Put the salt and vinegar in the bowl. Stir until the salt dissolves. Dip one penny halfway into the liquid. Hold it there for about 10 seconds, then pull it out. What do you see? Dump all the pennies into the liquid. You can watch them change for the first few seconds. After that you won't see anything happen.
After 5 minutes, take half of the pennies out of the liquid. Put them on a paper towel to dry. Take the rest of the pennies out of the liquid.
Rinse them really well under running water, and put them on a paper towel to dry. Write "rinsed" on the second paper towel. Put a nail and a screw into the liquid. Are they a different color than they were before? Is the leaning nail 2 different colors? If not, leave the nails in the bowl and check on them again in an hour or so. What's happening to the screw? You may see lots and lots of fizzing bubbles coming from the threads. Is the screw changing color? Leave it in the liquid for a while and see what happens.
After about an hour, look at the pennies on the paper towels. What's happened to the ones you rinsed? What's happened to the others? What color is the paper towel under the unrinsed pennies? Everything around you is made up of tiny particles called atoms.
Some things are made up of just one kind of atom. The copper of a penny, for example, is made up of copper atoms. But sometimes atoms of different kinds join to make molecules. Copper atoms can combine with oxygen atoms from the air to make a molecule called copper oxide. The pennies looked dull and dirty because they were covered with copper oxide. Copper oxide dissolves in a mixture of weak acid and table salt-and vinegar is an acid. You could also clean your pennies with salt and lemon juice or orange juice, because those juices are acids, too.
When the vinegar and salt dissolve the copper-oxide layer, they make it easier for the copper atoms to join oxygen from the air and chlorine from the salt to make a blue-green compound called malachite. To understand how the nail and screw got coated with copper, you need to understand a little bit more about atoms. Atoms are made up of even smaller particles called protons, neutrons, and electrons.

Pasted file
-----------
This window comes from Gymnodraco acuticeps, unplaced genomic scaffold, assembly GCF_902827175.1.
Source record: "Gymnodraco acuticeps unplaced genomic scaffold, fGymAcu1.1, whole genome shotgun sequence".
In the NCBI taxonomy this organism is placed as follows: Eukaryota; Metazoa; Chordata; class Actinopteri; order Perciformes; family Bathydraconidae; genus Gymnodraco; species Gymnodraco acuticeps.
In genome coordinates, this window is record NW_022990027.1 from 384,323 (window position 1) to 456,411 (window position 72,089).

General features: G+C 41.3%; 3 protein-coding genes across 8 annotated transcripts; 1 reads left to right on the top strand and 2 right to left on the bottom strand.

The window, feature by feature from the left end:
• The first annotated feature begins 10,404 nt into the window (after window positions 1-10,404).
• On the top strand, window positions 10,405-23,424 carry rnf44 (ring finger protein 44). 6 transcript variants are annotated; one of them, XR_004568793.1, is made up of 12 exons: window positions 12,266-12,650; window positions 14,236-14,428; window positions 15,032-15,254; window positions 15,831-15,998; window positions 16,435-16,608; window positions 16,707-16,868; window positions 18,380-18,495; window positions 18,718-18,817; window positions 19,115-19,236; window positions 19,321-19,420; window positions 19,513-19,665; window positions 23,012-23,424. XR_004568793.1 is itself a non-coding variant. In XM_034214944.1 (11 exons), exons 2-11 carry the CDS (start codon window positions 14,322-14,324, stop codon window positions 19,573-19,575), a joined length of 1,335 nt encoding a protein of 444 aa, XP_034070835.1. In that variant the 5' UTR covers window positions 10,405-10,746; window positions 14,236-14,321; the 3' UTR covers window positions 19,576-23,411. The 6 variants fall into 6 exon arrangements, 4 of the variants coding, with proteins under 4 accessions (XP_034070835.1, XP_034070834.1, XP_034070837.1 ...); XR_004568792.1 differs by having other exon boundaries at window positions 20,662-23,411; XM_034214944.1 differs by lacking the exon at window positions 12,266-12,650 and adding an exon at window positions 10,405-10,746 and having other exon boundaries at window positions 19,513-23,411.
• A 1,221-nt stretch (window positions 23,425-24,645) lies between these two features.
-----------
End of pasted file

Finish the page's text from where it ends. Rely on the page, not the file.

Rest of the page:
Electrons and protons are both electrically charged particles. Electrons are negatively charged and protons are positively charged. Negative charges attract positive charges, so electrons attract protons. When you put your dirty pennies in the vinegar and salt, the copper oxide and some of the copper dissolve in the water.
That means some copper atoms leave the penny and start floating around in the liquid. But when these copper atoms leave the penny, they leave some of their electrons behind. Rather than having whole copper atoms in the liquid, you've got copper ions, copper atoms that are missing two electrons.
These ions are positively charged. Now add two steel nails and a screw to the mixture. Steel is a metal made by combining iron, other metals, and carbon. As you found out when you cleaned your pennies, your mixture of salt and vinegar is really good at dissolving metals and metal oxides.
When you put the steel nail in the mixture, some of the iron dissolves. Like the copper atoms, each of the iron atoms that dissolves leaves two electrons behind. So you've got positively charged iron ions floating in your vinegar with the positively charged copper ions. Originally, the steel nail was neutrally charged-but when the iron ions left their electrons behind, the nail then became neg-atively charged.
And remember what we said way back at the beginning of this section: negative charges attract positive charges. The negative charges on the nail attract positive charges in the liquid. Both the iron ions and the copper ions are positively charged. The copper ions are more strongly attracted to the negative charge than the iron ions, so they stick to the negatively charged nail, forming a coating of copper on the steel.
Each water molecule is made up of two hydrogen atoms and an oxygen atom. In an acid like vinegar or lemon juice , lots of hydrogen ions hydrogen atoms that are missing an electron are floating around. In the chemical reactions at the surface of the screw, some of these hydrogen ions join and form hydrogen gas. The bubbles that you see coming off the screw are made of hydrogen gas. This and dozens of other cool activities are included in the Exploratorium's Science Explorer books, available for purchase from our online store. Lean another nail against the side of the bowl so that only part of it is in the liquid.
After 10 minutes, take a look at the nails. Why did the pennies look dirty before I put them in the vinegar? Why did the vinegar and salt clean the pennies? Why did the unrinsed pennies turn blue-green? How did the nail and the screw get coated with copper?
Why did bubbles come off the steel screw?